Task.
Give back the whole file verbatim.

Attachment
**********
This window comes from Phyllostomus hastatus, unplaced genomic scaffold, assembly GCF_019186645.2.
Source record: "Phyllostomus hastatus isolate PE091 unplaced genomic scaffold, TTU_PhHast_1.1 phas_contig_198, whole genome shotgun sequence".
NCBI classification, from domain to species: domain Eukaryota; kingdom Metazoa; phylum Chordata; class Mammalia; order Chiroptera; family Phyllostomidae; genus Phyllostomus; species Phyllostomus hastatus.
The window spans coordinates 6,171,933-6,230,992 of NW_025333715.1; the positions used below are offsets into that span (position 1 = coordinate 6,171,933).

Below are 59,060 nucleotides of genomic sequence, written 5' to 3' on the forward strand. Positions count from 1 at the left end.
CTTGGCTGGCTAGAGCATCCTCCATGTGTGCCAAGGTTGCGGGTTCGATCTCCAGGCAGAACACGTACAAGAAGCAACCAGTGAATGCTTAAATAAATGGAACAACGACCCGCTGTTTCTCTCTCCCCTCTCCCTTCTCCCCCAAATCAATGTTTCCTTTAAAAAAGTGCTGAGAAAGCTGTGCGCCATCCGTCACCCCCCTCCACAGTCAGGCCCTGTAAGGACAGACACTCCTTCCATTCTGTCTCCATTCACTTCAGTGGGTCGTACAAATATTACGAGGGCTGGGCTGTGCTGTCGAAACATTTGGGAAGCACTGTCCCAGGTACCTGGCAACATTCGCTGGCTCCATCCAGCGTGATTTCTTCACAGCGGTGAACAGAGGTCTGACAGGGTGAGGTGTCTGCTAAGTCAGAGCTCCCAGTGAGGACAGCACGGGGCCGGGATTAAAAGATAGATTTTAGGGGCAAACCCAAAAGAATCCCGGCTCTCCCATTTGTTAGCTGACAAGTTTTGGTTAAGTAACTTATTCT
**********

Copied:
This window comes from Phyllostomus hastatus, unplaced genomic scaffold, assembly GCF_019186645.2.
Source record: "Phyllostomus hastatus isolate PE091 unplaced genomic scaffold, TTU_PhHast_1.1 phas_contig_198, whole genome shotgun sequence".
NCBI classification, from domain to species: domain Eukaryota; kingdom Metazoa; phylum Chordata; class Mammalia; order Chiroptera; family Phyllostomidae; genus Phyllostomus; species Phyllostomus hastatus.
The window spans coordinates 6,171,933-6,230,992 of NW_025333715.1; the positions used below are offsets into that span (position 1 = coordinate 6,171,933).

Below are 59,060 nucleotides of genomic sequence, written 5' to 3' on the forward strand. Positions count from 1 at the left end.
CTTGGCTGGCTAGAGCATCCTCCATGTGTGCCAAGGTTGCGGGTTCGATCTCCAGGCAGAACACGTACAAGAAGCAACCAGTGAATGCTTAAATAAATGGAACAACGACCCGCTGTTTCTCTCTCCCCTCTCCCTTCTCCCCCAAATCAATGTTTCCTTTAAAAAAGTGCTGAGAAAGCTGTGCGCCATCCGTCACCCCCCTCCACAGTCAGGCCCTGTAAGGACAGACACTCCTTCCATTCTGTCTCCATTCACTTCAGTGGGTCGTACAAATATTACGAGGGCTGGGCTGTGCTGTCGAAACATTTGGGAAGCACTGTCCCAGGTACCTGGCAACATTCGCTGGCTCCATCCAGCGTGATTTCTTCACAGCGGTGAACAGAGGTCTGACAGGGTGAGGTGTCTGCTAAGTCAGAGCTCCCAGTGAGGACAGCACGGGGCCGGGATTAAAAGATAGATTTTAGGGGCAAACCCAAAAGAATCCCGGCTCTCCCATTTGTTAGCTGACAAGTTTTGGTTAAGTAACTTATTCT